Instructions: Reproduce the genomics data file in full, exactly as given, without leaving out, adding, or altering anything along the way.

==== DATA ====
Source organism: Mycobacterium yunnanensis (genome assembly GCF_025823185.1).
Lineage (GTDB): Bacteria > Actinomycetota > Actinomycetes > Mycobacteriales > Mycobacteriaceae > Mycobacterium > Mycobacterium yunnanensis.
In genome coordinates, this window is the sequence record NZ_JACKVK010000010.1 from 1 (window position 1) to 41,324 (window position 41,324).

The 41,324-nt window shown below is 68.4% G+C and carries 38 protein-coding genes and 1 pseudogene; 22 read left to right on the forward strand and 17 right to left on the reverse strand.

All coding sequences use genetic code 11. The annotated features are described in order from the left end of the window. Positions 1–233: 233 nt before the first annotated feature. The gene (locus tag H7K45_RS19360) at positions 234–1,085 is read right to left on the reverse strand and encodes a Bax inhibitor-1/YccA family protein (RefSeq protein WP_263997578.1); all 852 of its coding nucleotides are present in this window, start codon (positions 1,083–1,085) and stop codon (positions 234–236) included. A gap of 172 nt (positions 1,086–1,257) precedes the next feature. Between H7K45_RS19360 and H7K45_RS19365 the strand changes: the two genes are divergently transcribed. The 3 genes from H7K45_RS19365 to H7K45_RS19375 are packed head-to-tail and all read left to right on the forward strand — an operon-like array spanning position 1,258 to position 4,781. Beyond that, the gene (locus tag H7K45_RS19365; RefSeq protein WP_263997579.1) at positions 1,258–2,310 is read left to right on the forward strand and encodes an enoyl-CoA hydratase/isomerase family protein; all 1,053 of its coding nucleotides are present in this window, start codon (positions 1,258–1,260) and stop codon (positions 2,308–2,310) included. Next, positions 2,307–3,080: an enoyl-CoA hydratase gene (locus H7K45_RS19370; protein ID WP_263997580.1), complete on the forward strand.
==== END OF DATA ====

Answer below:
Source organism: Mycobacterium yunnanensis (genome assembly GCF_025823185.1).
Lineage (GTDB): Bacteria > Actinomycetota > Actinomycetes > Mycobacteriales > Mycobacteriaceae > Mycobacterium > Mycobacterium yunnanensis.
In genome coordinates, this window is the sequence record NZ_JACKVK010000010.1 from 1 (window position 1) to 41,324 (window position 41,324).

The 41,324-nt window shown below is 68.4% G+C and carries 38 protein-coding genes and 1 pseudogene; 22 read left to right on the forward strand and 17 right to left on the reverse strand.

All coding sequences use genetic code 11. The annotated features are described in order from the left end of the window. Positions 1–233: 233 nt before the first annotated feature. The gene (locus tag H7K45_RS19360) at positions 234–1,085 is read right to left on the reverse strand and encodes a Bax inhibitor-1/YccA family protein (RefSeq protein WP_263997578.1); all 852 of its coding nucleotides are present in this window, start codon (positions 1,083–1,085) and stop codon (positions 234–236) included. A gap of 172 nt (positions 1,086–1,257) precedes the next feature. Between H7K45_RS19360 and H7K45_RS19365 the strand changes: the two genes are divergently transcribed. The 3 genes from H7K45_RS19365 to H7K45_RS19375 are packed head-to-tail and all read left to right on the forward strand — an operon-like array spanning position 1,258 to position 4,781. Beyond that, the gene (locus tag H7K45_RS19365; RefSeq protein WP_263997579.1) at positions 1,258–2,310 is read left to right on the forward strand and encodes an enoyl-CoA hydratase/isomerase family protein; all 1,053 of its coding nucleotides are present in this window, start codon (positions 1,258–1,260) and stop codon (positions 2,308–2,310) included. Next, positions 2,307–3,080: an enoyl-CoA hydratase gene (locus H7K45_RS19370; protein ID WP_263997580.1), complete on the forward strand.